Your countertop plays both a practical and aesthetic role in your kitchen. A well-used work surface, it has to be hardy enough to endure the everyday wear and tear of meal prep and cleanup—and still look good. Over time even the strongest of materials are going to show their age. If it’s plastic laminate, the finish will eventually chip and show scratches, and there may be a burn mark or two from hot pots. Even a stone surface is going to take a beating that will eventually mar its surface. So replacing just the old counters while leaving the rest of existing of the kitchen intact often makes sense. Depending on the material, the job is not that complicated or prohibitively expensive. But there are some important factors to consider before taking the plunge.
1. The Existing Countertop Material
“High-definition laminate countertops, or solid-surface materials, screw into place, so they are easier to change, especially if you are replacing the counter just for resale,” says John Petrie, CKD, president-elect of the National Kitchen and Bath Association and owner of Mother Hubbard’s Custom Cabinetry.
Hard stone can fall prey to cracks or pitting. So, although it’s not the easiest countertop to remove, you may prefer to replace damaged stone rather than repair it.
2. The Cabinets
Swapping a plastic laminate countertop for stone? Make sure the cabinets, or the floor for that matter, can support the additional weight.
You may also want to hold off on a new countertop if you’re planning to make more changes later. A tired kitchen will get an instant style boost but, “An investment in pricey quartz or granite may not be easily removable in the future when you want to upgrade cabinets,” says Petrie. “If you’re replacing your countertop with stone, you may not be able to find a fabricator who is willing to remove it later. Stone is hard, but it’s also fragile,” cautions the designer.
3. The Plumbing
Jim Kabel, CR, owner and general manager of CASE Design, says “Let’s assume you’re replacing a tile countertop with a solid surface, like stone or an engineered composite surface, such as Silestone. While the cabinets may stay in place, [a rimmed or self-rimming top-mounted] sink nearly always needs to be replaced. The exception is when the existing sink is mounted under an existing stone counter.
“The sink change impacts the faucet configuration, and so it is likely that the faucet will have to be replaced, as well,” says Kabel. Designer Petrie adds, “Replacing a countertop, in fact, affects a lot of the elements around the sink, including the garbage disposer, which doesn’t uninstall easily.”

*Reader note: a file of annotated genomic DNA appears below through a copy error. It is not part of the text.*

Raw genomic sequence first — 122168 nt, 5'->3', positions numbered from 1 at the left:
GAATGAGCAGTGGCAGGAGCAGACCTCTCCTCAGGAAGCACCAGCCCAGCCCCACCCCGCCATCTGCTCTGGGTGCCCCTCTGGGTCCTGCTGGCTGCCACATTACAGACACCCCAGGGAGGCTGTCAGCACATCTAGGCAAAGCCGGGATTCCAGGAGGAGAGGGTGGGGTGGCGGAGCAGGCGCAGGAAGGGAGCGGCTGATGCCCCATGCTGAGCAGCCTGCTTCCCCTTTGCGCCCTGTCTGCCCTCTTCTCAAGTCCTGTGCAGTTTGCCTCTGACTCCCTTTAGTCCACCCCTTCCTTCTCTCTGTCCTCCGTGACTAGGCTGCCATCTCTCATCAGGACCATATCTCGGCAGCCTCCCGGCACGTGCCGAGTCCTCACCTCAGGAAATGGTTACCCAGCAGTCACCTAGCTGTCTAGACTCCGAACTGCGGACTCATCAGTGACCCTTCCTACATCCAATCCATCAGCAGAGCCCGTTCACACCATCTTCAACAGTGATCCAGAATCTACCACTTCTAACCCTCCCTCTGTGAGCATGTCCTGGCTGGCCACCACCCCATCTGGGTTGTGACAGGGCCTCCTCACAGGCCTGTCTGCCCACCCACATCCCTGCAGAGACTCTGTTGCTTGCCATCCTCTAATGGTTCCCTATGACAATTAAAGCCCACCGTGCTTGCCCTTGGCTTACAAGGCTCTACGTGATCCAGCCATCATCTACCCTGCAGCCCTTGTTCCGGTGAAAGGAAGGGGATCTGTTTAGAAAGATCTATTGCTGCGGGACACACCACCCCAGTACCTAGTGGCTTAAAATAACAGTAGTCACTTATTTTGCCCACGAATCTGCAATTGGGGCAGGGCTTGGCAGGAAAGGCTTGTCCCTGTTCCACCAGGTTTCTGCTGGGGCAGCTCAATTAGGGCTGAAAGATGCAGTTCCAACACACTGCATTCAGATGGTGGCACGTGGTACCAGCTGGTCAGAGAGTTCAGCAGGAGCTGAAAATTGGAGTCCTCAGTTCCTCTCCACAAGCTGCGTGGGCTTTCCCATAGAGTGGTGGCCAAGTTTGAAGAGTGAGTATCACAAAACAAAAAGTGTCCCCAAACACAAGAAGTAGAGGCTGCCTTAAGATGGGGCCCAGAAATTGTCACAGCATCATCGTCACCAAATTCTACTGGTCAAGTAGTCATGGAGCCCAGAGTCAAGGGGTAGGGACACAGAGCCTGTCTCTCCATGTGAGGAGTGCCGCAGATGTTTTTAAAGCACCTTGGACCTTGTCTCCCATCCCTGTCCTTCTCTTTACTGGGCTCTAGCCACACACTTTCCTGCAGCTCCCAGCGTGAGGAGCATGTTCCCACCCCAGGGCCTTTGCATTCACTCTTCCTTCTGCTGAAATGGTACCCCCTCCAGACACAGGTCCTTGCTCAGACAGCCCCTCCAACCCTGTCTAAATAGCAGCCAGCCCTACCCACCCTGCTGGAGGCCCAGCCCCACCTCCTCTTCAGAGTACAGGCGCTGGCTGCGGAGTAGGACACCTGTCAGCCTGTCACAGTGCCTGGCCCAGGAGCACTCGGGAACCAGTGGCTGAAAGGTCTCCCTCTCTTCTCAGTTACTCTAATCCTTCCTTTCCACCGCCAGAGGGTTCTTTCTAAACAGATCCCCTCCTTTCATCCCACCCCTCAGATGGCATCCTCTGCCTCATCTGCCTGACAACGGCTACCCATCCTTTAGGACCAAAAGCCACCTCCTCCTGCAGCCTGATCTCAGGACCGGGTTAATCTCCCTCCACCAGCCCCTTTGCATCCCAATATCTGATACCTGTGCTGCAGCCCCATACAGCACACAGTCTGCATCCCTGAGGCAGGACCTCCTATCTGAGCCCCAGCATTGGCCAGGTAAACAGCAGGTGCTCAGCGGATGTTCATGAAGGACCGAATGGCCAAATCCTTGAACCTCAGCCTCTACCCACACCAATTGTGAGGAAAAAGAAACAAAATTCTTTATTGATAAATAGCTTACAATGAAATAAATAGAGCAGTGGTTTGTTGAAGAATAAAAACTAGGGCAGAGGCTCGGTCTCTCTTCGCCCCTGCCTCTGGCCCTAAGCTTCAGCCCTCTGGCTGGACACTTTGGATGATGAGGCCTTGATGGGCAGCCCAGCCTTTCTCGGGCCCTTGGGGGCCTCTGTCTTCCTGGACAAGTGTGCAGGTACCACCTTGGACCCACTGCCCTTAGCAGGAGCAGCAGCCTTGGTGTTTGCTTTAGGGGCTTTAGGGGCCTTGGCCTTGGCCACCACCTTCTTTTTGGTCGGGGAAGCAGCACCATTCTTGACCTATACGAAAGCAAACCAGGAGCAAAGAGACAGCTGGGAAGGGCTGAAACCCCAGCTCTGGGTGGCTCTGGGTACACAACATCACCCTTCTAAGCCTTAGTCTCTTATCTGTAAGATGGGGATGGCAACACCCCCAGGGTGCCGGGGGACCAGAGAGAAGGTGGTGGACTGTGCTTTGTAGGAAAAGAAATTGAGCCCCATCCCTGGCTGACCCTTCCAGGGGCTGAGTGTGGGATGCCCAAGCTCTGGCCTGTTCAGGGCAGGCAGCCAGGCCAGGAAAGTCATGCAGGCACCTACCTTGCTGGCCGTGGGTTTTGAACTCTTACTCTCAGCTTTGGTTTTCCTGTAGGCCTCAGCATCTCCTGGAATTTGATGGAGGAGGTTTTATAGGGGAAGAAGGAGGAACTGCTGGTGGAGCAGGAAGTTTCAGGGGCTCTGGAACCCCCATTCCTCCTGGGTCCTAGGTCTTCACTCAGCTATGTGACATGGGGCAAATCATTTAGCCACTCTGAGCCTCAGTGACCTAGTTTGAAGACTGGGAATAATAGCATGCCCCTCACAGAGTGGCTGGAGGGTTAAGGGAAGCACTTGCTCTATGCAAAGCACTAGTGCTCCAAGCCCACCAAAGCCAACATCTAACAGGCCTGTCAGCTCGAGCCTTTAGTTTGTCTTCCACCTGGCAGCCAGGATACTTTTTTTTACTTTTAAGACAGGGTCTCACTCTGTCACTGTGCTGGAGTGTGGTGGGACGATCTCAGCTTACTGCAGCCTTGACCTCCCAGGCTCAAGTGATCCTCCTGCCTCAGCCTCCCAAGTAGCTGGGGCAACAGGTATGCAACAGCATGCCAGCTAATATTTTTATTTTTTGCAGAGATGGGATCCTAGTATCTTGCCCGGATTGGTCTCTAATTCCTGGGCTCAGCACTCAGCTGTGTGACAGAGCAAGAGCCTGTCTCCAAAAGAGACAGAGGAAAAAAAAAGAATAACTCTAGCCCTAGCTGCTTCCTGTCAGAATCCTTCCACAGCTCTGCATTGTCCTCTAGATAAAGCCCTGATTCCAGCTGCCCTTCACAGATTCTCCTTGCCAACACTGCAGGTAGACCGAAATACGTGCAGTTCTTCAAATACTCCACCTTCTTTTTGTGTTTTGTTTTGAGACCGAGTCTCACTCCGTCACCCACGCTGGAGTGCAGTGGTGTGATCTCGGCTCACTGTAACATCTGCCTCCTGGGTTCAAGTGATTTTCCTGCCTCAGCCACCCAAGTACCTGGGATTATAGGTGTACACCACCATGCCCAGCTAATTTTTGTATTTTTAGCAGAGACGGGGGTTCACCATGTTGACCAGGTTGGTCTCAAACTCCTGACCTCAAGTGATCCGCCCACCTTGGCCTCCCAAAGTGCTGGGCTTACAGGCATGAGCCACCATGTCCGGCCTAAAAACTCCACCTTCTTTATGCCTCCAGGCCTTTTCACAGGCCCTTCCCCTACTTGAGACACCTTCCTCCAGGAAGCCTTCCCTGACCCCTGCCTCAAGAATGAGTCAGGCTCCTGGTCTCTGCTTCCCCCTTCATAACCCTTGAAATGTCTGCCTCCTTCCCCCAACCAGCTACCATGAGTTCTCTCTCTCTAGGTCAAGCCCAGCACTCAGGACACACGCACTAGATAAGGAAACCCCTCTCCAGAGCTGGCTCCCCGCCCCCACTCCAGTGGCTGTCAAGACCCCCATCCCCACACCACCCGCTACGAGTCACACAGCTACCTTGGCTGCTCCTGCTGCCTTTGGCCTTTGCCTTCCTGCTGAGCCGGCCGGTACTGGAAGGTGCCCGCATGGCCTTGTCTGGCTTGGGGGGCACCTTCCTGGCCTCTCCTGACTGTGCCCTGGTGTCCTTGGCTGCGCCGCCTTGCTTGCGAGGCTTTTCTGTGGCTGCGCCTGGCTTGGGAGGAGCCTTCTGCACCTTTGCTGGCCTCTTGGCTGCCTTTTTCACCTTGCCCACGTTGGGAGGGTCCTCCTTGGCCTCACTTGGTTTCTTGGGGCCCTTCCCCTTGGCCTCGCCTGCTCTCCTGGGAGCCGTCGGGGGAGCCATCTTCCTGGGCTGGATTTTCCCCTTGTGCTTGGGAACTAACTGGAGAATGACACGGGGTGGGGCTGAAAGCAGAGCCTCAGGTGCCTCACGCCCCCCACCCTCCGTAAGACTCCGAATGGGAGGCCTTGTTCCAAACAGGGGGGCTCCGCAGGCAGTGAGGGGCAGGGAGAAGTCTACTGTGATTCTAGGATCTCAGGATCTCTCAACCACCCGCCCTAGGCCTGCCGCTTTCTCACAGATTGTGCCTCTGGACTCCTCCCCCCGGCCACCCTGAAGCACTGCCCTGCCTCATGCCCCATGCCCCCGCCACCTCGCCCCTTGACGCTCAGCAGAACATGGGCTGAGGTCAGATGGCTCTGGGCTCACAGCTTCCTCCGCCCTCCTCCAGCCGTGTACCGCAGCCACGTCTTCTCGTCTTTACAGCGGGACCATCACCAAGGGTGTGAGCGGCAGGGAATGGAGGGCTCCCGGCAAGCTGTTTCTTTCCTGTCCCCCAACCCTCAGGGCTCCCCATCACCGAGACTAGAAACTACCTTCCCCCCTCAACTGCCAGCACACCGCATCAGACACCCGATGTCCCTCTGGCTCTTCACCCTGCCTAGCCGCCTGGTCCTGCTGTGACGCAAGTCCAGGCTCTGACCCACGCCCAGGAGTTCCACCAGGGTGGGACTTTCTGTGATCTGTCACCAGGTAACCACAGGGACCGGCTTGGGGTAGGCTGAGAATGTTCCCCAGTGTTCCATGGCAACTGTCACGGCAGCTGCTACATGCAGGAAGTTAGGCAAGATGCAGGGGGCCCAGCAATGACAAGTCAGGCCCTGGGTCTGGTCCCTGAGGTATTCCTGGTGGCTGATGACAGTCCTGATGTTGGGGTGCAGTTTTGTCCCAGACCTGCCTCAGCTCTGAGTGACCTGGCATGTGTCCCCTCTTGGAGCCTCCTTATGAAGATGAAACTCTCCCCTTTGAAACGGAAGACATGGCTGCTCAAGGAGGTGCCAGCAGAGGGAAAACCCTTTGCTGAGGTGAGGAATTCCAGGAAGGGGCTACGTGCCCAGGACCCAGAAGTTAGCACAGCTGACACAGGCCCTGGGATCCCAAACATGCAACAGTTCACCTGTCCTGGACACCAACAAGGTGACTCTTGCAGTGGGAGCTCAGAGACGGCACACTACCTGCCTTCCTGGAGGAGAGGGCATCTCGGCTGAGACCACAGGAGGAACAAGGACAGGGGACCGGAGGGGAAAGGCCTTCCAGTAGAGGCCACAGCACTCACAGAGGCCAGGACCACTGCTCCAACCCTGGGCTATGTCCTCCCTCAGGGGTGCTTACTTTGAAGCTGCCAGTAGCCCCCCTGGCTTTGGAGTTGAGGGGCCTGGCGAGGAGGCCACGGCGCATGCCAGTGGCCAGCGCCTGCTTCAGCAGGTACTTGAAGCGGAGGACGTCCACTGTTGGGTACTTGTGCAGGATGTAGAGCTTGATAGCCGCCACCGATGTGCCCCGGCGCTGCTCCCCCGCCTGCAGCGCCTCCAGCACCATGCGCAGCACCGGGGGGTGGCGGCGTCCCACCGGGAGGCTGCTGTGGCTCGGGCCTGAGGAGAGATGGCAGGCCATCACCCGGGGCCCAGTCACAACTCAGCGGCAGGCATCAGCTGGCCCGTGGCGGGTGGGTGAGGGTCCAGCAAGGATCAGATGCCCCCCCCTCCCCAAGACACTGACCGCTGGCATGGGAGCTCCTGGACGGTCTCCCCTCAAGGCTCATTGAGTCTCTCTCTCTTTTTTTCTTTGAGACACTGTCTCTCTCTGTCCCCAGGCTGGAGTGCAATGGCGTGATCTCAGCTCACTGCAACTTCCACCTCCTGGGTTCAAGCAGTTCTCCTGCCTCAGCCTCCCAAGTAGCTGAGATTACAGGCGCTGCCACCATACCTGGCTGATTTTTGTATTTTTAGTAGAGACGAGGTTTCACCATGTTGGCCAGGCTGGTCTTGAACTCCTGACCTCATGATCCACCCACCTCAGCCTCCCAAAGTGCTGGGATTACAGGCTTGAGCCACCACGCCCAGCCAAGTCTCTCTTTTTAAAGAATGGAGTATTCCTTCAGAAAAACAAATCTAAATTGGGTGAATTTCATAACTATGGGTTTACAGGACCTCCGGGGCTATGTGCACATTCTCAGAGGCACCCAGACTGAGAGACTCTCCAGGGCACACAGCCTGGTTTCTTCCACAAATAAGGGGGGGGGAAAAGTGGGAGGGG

4. The Backsplash
A new countertop means a new backsplash, too. These two elements go hand in hand with one another, and you’ll want to make sure the materials either match or coordinate harmoniously.
“The backsplash typically needs to be replaced at the same time as the countertop because it is mounted on top of the surface,” explains Kabel. When you’re planning your budget for the new countertop, don’t forget to include the cost of the backsplash material and installation.
5. Your Old Appliances
Consider how your old appliances will look with your new countertop. “Think of it something like wearing a new outfit with an old pair of shoes. Sometimes it can look like the devil,” Petrie warns.
But if appliances are relatively new and in good shape, not to worry, even if you have a cooktop instead of a freestanding range. Remodeler Kabel says, “A cooktop is usually mounted on top of the surface, and can be easily removed and reset in the same location, assuming the base cabinet remains the same or the same size.”
Designer Petrie says, “A lot of my clients have under-cabinet lighting. It’s easy to install, but hard to figure out how to run the wiring if you’re re-installing them.” It’s also worth noting that under-cabinet lighting can cause eye-straining glare when it’s aimed directly onto a highly polished stone surface. It’s something to think about when you’re choosing countertop material.
7. Shop Carefully
“Watch out for low-cost, prefabricated stones surfaces,” says Kabel. “Usually, these are available in only a few common species. The slabs are pre-cut to standard cabinet depth but don’t take into account variances in walls or seam locations.”
It may cost more, but going the custom route, like the homeowner did here, working with reliable design and installation professionals, is the smartest decision you can make. And although a new countertop will not necessarily make your kitchen better functioning, it can be a handsome improvement you’ll definitely enjoy.
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